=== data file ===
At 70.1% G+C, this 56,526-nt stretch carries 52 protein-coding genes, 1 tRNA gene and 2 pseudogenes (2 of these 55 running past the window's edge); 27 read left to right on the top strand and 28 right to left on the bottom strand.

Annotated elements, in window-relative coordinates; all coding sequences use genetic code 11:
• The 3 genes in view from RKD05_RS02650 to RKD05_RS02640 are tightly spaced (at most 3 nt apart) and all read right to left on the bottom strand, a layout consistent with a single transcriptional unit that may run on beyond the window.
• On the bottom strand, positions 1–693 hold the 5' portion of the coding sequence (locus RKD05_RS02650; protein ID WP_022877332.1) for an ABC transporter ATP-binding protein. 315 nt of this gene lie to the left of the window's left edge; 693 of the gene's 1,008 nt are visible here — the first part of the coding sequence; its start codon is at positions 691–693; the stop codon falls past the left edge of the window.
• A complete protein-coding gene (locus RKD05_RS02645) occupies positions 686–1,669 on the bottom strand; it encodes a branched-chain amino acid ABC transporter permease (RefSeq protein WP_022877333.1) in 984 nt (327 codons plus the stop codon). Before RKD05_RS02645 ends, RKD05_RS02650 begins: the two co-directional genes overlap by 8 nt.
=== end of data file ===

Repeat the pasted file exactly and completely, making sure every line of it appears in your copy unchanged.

At 70.1% G+C, this 56,526-nt stretch carries 52 protein-coding genes, 1 tRNA gene and 2 pseudogenes (2 of these 55 running past the window's edge); 27 read left to right on the top strand and 28 right to left on the bottom strand.

Annotated elements, in window-relative coordinates; all coding sequences use genetic code 11:
• The 3 genes in view from RKD05_RS02650 to RKD05_RS02640 are tightly spaced (at most 3 nt apart) and all read right to left on the bottom strand, a layout consistent with a single transcriptional unit that may run on beyond the window.
• On the bottom strand, positions 1–693 hold the 5' portion of the coding sequence (locus RKD05_RS02650; protein ID WP_022877332.1) for an ABC transporter ATP-binding protein. 315 nt of this gene lie to the left of the window's left edge; 693 of the gene's 1,008 nt are visible here — the first part of the coding sequence; its start codon is at positions 691–693; the stop codon falls past the left edge of the window.
• A complete protein-coding gene (locus RKD05_RS02645) occupies positions 686–1,669 on the bottom strand; it encodes a branched-chain amino acid ABC transporter permease (RefSeq protein WP_022877333.1) in 984 nt (327 codons plus the stop codon). Before RKD05_RS02645 ends, RKD05_RS02650 begins: the two co-directional genes overlap by 8 nt.